After what seems like endless touring, the boys of Sum 41 (their name comes from the fact that they came together as a band 41 days into the summer of ’96) are taking a day off. Kicking back at home in native Canada, lead singer and guitarist Deryck "Bizzy D" Whibly and bass guitarist Jay "Cone" McCaslin talked openly stars at the relatively tender age of 21.

"Being on the road is fun," says Whibly. "We take advantage of a lot of free stuff; a lot of people buy us drinks [and] take us out to parties and bars. Everything’s there if you want it——all the clichés are there."

And why not? After the explosive success of their double platinum full-length debut, All Killer, No Filler, Sum 41 (which is rounded out by Dave "Brown Sound" Baksh on guitar and Stev "Stev-o" Jocz on drums) deserves to enjoy the fruits of their labor. In a recent Rolling Stone reader’s poll, Sum 41’s mega-hit "Fat Lip" was voted Best Single and their song "In Too Deep" was voted Best Video. Sum 41 was also named Artist of the Year, and All Killer ran second only to rock icons U2 in the Best Album category. With their sophomore effort, Does This Look Infected? dropping on November 26, Whibly doesn’t seem worried in the least about the so-called "sophomore jinx."

"We just try to write the best songs we can write and do the best live show we can do. I think we’re a much better band now. We can actually play our instruments (laughs)! That’s definitely an improvement. The whole record is better all around."

The first single from Infected, "Still Waiting," is another perfect example of the band’s high-energy party rock. The guys admit that the new songs are more in line with their influences, which include metal bands like Iron Maiden, Metallica and Slayer. Yet the song that is closest to Whibly’s heart is a more melancholy and personal track, "Hell Song."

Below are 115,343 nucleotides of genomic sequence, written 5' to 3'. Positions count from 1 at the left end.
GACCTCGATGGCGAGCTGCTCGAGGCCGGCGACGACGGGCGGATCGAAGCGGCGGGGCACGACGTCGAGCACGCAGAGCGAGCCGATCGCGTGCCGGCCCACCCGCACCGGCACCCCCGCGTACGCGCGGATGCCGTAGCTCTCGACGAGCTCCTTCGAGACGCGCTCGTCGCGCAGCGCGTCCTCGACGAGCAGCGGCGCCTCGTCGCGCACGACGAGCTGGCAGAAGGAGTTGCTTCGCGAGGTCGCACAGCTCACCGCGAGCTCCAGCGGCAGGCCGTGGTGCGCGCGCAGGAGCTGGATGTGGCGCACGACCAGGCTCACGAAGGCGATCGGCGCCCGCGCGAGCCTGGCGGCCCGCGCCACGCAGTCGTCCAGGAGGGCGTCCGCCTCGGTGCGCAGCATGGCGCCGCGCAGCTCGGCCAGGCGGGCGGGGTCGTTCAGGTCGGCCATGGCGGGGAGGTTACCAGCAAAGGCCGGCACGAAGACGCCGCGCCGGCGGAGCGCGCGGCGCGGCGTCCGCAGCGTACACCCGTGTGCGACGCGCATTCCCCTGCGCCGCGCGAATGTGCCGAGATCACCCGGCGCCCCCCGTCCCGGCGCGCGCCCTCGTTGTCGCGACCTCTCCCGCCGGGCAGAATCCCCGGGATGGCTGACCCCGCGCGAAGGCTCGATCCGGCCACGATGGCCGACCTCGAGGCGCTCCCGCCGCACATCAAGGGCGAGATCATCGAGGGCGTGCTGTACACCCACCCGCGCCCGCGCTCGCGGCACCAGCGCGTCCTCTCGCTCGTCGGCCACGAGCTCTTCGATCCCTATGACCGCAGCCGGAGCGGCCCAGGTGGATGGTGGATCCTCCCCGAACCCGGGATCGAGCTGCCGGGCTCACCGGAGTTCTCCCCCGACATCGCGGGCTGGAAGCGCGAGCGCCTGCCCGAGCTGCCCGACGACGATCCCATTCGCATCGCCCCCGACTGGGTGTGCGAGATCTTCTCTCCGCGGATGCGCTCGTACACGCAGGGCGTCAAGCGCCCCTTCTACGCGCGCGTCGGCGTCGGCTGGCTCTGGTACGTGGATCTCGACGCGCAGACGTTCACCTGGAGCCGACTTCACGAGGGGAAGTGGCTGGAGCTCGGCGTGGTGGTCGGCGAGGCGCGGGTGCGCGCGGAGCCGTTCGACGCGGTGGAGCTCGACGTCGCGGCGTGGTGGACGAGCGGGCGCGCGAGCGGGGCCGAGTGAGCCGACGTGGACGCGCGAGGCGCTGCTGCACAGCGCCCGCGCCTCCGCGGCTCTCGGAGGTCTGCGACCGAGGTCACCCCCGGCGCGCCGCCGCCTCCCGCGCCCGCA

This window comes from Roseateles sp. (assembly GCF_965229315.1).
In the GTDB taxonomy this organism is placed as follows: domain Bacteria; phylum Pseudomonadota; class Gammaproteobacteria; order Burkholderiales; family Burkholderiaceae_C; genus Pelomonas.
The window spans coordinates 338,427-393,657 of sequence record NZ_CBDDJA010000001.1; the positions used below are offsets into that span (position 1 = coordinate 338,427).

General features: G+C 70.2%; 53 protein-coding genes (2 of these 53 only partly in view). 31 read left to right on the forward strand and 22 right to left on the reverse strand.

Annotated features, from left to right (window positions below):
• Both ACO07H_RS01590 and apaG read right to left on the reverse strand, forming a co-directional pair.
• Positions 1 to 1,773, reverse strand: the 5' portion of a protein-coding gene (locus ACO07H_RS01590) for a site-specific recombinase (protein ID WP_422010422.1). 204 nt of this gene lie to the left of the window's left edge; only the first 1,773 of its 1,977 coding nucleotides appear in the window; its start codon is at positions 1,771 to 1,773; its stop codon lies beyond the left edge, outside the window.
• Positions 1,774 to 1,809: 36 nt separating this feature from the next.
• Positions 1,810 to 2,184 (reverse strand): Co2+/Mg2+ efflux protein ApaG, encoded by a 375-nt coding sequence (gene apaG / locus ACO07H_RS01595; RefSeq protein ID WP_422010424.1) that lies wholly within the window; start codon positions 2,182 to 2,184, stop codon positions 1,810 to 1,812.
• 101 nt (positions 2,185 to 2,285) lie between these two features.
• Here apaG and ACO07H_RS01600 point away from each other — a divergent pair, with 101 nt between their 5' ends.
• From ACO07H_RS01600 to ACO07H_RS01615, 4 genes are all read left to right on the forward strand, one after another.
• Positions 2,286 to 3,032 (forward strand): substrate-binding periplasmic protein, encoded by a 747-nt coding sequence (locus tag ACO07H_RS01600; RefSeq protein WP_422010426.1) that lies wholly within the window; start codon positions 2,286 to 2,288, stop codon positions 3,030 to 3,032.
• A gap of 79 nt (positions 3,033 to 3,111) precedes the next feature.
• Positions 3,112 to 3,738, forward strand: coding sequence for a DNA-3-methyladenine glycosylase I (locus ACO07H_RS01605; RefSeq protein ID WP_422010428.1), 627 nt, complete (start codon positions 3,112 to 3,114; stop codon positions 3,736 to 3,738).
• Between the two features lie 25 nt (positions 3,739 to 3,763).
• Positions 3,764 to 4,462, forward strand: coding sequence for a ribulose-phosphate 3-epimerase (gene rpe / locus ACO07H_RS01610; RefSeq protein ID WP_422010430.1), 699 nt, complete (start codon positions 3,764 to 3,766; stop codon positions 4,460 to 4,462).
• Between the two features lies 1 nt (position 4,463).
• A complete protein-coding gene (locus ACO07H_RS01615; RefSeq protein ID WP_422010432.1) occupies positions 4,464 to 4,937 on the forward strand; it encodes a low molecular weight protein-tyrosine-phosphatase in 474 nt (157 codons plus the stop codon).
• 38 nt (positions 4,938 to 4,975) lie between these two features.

"It’s about one of our best friends we grew up with–we just found out she’s HIV-positive," he observes. "The whole song’s about how life can change so quickly and how you can’t take it for granted. It’s all opened our eyes a little bit——a lot, really. It’s the biggest thing that’s happened to our group of friends yet."

This serious note is a rare one for a band that’s earned a reputation as good-natured pranksters. And in part, it’s that tendency that helped launch their careers. The band members joined forces while still in their early teens in their home town of Ajax, and were discovered after submitting what they called a "shitty recording" of their songs as demo to a few record company. The demo was accompanied with a home video of the band goofing around and playing practical jokes. Their raw energy appealed to Island Records, which signed them to a contract and released their debut disc, Half Hour of Power.

Some of those home videos that helped launch their music careers can be seen on their recently released DVD, Introduction to Destruction. Along with music videos and live show footage, you’ll also see early footage of the baby-faced boys using mega-sized water guns to spray innocent passers-by in their cars, and snippets of amateur films put together by the guys.

In regard to the home movies, Whibly admits, "we never wrote anything out. Everything was ad-libbed and each scene went from one to the other. It was mostly me and our drummer Steve. We had so much time back then." The home movies are full of campy, off-the-wall humor, but also offer rock-solid proof of the band’s strong off-stage relationships.

After their sobering story, Whibly and McCaslin are back to telling stories about adventures on the road, the fans and the girls, and address some of the secrets that swirl around the Sum 41 camp. For instance, Whibly confesses that the Olsen Twins are on his celebrity "hottie list," while the latest rumors are that that he’s dating Avril Lavigne (he’s not), he wears teddy bear pajamas to bed, and "that we’re [bigger] dicks than we are. We’re nice guys!" He adds, "lots of people try to start shit with us at bars. A dude will scream something like, "Sum 41 suuuucccks!"

"The other night on this last tour," says McCaslin, "Deryck was at a bar and a guy said that, and [Deryck] shook a beer and sprayed it in his face. The guy was three times the size of Deryck and the guy jumped on him." Whibly triumphantly adds with a smile, "Then the guy got kicked out."

But is the rock star life really as crazy as the fans believe it to be? "We get drunk and we get stupid," admits Whibly. "One time when I was in New York, I got so wasted that I was making out with all these girls at a bar——girls that I didn’t even know. I had to be carried out of the bar and then I crawled under the [tour] bus to try and sleep. Our tour manager had to drag me from under the bus and put me in my bunk." The audibly embarrassed Whibly quickly adds, "I’m rock star to the bone, baby!"